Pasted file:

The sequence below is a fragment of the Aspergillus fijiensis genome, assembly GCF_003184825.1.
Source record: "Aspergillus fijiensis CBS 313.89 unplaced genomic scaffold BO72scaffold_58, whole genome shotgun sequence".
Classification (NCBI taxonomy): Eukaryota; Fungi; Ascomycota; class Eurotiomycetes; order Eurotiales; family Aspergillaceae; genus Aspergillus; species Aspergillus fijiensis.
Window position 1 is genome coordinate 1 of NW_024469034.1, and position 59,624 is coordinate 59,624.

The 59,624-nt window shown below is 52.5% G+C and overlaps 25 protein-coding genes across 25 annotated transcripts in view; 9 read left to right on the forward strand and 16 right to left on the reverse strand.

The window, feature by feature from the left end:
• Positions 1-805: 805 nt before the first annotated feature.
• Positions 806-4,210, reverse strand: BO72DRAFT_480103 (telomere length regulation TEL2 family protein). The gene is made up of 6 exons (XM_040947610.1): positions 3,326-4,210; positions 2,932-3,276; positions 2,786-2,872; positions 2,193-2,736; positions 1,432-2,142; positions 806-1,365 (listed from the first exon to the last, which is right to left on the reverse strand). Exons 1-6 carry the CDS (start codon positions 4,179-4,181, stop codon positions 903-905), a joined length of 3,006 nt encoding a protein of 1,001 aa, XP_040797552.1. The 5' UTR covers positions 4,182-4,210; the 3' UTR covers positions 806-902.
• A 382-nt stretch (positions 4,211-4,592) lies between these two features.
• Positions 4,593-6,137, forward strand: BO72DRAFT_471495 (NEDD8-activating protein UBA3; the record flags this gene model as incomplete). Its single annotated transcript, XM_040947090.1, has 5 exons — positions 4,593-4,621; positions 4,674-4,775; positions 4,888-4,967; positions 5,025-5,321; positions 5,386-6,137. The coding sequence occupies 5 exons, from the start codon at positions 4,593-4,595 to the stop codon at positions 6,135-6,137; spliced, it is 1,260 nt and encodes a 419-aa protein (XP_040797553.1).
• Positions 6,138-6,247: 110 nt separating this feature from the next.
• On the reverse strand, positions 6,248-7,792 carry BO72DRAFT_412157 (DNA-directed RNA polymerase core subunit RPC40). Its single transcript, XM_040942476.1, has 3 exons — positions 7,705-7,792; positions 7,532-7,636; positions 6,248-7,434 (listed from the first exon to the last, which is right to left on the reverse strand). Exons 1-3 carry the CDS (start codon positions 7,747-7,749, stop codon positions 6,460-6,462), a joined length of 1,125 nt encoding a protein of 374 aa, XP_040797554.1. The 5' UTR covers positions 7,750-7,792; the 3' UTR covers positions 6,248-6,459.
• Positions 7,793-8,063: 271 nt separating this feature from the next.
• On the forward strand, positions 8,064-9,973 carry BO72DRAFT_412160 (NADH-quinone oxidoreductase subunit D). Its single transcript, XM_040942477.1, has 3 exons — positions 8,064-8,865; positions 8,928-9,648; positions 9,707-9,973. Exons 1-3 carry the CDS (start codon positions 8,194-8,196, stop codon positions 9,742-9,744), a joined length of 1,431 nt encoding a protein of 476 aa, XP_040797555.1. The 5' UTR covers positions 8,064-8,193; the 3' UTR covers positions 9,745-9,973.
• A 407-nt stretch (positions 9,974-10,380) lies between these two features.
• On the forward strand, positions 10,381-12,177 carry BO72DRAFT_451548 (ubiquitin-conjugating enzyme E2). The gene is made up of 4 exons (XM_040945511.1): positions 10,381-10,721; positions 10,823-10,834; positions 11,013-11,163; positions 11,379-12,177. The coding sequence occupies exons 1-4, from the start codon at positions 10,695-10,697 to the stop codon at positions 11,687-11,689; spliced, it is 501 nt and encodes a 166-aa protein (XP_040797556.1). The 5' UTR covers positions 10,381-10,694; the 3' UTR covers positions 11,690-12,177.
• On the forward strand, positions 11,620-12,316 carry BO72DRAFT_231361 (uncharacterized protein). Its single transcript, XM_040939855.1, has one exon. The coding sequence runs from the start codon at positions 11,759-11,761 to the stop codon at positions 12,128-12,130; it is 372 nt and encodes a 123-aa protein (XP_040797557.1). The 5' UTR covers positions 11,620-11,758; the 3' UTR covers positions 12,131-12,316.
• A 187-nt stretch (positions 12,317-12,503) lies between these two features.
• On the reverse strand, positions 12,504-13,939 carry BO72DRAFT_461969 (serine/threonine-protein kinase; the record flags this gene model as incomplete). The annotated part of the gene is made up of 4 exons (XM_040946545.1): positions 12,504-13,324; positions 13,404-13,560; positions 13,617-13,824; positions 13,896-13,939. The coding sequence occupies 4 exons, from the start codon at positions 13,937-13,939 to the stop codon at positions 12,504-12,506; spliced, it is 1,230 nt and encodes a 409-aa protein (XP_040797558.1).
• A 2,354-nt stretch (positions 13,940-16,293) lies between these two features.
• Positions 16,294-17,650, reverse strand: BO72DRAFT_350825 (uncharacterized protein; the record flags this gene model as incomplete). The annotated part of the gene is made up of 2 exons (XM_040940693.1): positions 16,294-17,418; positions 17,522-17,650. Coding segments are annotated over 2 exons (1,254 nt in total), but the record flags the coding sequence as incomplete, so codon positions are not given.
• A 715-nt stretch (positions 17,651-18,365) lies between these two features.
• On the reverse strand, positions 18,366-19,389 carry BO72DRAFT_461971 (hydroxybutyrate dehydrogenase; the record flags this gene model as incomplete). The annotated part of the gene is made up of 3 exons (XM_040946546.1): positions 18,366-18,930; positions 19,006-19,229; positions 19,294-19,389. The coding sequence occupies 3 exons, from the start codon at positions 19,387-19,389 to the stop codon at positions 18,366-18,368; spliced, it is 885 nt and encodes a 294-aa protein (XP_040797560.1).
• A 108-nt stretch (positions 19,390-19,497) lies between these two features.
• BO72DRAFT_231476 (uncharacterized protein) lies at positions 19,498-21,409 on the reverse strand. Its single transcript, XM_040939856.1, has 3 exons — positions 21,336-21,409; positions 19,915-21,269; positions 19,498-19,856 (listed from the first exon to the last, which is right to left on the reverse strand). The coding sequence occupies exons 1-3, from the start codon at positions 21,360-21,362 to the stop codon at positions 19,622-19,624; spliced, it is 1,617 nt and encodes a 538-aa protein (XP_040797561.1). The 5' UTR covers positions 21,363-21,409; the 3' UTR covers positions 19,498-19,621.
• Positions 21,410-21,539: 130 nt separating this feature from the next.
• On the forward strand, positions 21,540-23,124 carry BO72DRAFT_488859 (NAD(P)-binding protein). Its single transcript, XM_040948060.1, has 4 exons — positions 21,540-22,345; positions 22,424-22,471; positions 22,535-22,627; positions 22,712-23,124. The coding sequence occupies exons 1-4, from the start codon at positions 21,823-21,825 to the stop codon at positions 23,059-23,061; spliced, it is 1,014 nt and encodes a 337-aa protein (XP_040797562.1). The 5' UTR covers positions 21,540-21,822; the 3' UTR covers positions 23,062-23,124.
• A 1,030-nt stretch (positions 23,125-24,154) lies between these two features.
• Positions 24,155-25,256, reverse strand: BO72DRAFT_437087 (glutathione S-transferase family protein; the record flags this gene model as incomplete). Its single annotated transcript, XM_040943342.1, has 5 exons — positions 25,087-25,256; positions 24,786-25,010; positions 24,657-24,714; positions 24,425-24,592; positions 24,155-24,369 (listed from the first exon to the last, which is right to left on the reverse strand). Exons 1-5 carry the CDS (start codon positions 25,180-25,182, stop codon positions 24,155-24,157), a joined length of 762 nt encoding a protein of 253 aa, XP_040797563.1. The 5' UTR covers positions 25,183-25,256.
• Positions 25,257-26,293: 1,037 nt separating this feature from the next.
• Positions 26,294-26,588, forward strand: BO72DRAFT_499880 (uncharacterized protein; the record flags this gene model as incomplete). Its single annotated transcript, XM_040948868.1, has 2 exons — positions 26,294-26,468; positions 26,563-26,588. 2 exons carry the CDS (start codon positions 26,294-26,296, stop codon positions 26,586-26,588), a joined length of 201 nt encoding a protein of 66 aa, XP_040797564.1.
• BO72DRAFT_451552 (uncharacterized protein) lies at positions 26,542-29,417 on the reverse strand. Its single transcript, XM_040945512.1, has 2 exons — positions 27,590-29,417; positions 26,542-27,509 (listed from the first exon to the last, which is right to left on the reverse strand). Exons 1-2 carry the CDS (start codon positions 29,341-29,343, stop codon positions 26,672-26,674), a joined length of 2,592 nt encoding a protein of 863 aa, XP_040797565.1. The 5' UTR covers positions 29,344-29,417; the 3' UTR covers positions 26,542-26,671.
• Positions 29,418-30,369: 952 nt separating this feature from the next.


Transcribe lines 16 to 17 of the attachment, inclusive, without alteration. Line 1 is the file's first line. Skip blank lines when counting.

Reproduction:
• On the forward strand, positions 10,381-12,177 carry BO72DRAFT_451548 (ubiquitin-conjugating enzyme E2). The gene is made up of 4 exons (XM_040945511.1): positions 10,381-10,721; positions 10,823-10,834; positions 11,013-11,163; positions 11,379-12,177. The coding sequence occupies exons 1-4, from the start codon at positions 10,695-10,697 to the stop codon at positions 11,687-11,689; spliced, it is 501 nt and encodes a 166-aa protein (XP_040797556.1). The 5' UTR covers positions 10,381-10,694; the 3' UTR covers positions 11,690-12,177.
• On the forward strand, positions 11,620-12,316 carry BO72DRAFT_231361 (uncharacterized protein). Its single transcript, XM_040939855.1, has one exon. The coding sequence runs from the start codon at positions 11,759-11,761 to the stop codon at positions 12,128-12,130; it is 372 nt and encodes a 123-aa protein (XP_040797557.1). The 5' UTR covers positions 11,620-11,758; the 3' UTR covers positions 12,131-12,316.